9 Things to Know About Buying Pre-Construction Homes

There are obvious perks to buying a brand new home; namely, new materials, the ability to customize to your liking, and the potential to buy at pre-construction prices. But as convenient as new home construction may be, there are certain things that buyers should be wary of when buying a new home from a builder.

Understanding all the ins and outs of buying pre-construction can help you make a more informed decision before being bound by the contract.

1. You’ll Need a Hefty Down Payment

When you purchase a resale home on the market, you can put as little as 5% down for a conventional mortgage (with private mortgage insurance), and even 3.5% for government-backed mortgages. But buying new home construction with a builder will require you to put a bigger down payment towards your purchase, typically as much as 20% or more of the final purchase price.

That said, the down payment isn’t usually due all at once. Typically, builders require buyers to submit a 5% deposit upfront, then pay the remainder in increments over the course of the next year or two. If you’re buying new home construction, be prepared to dish out a larger down payment for the property.

2. Delays Are Commonplace

When you buy a new home with a builder, your contract should stipulate the completion date of construction. However, it’s very common for these completion dates to get pushed out a few times and by several months or more.

It should be no surprise that anything can happen to cause delays in the completion of construction. Even still, delays can be frustrating for buyers who have already made plans to move in by a certain date.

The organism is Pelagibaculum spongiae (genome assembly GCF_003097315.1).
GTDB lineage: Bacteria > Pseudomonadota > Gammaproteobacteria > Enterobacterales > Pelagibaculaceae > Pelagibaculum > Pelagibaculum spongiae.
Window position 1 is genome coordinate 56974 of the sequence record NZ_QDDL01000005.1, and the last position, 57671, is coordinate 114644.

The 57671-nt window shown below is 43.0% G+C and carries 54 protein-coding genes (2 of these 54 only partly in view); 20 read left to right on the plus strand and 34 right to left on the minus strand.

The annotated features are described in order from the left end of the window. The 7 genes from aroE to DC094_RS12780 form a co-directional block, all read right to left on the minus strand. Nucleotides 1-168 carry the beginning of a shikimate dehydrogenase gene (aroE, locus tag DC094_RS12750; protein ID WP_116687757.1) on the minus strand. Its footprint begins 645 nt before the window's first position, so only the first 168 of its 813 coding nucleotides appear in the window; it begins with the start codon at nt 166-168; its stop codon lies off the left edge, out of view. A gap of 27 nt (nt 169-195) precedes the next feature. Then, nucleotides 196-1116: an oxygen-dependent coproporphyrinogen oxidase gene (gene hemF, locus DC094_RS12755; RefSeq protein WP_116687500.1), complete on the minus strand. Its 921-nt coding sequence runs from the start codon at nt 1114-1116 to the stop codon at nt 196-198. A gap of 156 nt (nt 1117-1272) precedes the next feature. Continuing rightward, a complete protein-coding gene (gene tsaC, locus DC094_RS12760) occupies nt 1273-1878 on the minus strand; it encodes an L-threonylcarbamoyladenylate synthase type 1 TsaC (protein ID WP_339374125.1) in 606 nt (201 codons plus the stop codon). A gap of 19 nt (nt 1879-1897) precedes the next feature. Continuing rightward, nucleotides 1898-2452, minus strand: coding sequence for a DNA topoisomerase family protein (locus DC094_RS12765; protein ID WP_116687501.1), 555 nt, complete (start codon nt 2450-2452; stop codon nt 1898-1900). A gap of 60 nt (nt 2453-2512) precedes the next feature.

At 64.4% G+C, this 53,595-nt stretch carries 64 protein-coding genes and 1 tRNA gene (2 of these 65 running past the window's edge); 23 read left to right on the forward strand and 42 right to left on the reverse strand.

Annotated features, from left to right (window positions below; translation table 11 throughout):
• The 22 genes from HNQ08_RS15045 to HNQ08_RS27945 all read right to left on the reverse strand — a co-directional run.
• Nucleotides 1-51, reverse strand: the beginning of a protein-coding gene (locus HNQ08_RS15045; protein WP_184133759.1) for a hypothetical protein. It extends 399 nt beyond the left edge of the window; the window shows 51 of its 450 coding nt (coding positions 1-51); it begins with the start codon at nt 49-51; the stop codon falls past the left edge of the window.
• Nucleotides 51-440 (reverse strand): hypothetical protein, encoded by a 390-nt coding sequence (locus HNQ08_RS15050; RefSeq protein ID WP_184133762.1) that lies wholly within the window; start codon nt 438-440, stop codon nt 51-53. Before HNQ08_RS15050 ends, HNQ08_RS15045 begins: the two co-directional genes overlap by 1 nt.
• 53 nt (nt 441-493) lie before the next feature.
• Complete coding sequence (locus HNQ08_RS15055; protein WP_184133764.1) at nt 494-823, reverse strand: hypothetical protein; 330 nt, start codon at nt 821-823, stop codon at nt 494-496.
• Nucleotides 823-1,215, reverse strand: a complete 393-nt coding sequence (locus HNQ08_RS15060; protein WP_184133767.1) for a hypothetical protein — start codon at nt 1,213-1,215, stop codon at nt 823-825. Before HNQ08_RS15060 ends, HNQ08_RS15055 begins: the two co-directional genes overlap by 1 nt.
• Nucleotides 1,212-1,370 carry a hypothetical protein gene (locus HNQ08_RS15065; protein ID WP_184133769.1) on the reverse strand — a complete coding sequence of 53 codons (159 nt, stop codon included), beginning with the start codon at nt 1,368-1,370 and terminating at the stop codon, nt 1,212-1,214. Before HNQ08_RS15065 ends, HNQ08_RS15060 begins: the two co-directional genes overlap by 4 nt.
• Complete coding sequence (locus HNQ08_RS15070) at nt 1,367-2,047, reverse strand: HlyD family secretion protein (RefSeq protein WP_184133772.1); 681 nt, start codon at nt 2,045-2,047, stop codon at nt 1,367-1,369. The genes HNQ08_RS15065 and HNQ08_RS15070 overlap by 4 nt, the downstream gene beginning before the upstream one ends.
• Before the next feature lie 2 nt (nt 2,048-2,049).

While delays with new builds are common, it would still be in your best interests to do some research on the builders that you’re considering buying from to see which ones have a habit of experiencing delays versus those who are pretty good at sticking to their schedules. Some builders are just better than others at foreseeing potential delays and taking steps to reduce their occurrences.

3. There Could Be Hidden Costs Involved

In addition to the deposit and purchase price spelled out in the purchase contract, be wary of plenty of other hidden fees that might not come up until well into construction. It’s possible for buyers to get hit with a ton of surprise closing costs, such as development charges and levies. These extra expenses can cause the overall price to soar.

Do your best to be diligent when inquiring about any extra charges that are likely to pop up right before closing so you can budget appropriately. If possible, set a limit of how much you are comfortable with paying from the onset so you don’t wind up stuck with a contract that will cost you more than what you expected. Ideally, these extra fees shouldn’t end up costing you any more than 2% of the purchase price.

4. Model Homes Are Usually Filled With Upgrades

The model home is probably what prompted you to buy from the builder, thanks to all the fancy upgrades and finishes that are typically used to create a stunning home. But don’t be lured into making a purchase after being mesmerized by the model home. Many of the finishes used in model homes are upgrades, which means they’ll cost extra.

Find out exactly what finishes and materials come standard with the home purchase versus those that are considered an upgrade and will require additional expenditures. It’s crucial that you fully understand what you’ll be getting with the base price and how much you would have to spend to get certain finishes that don’t come standard. Calculate exactly how much any upgrades will end up costing you so you work with a price that you’re comfortable with and won’t be unpleasantly surprised.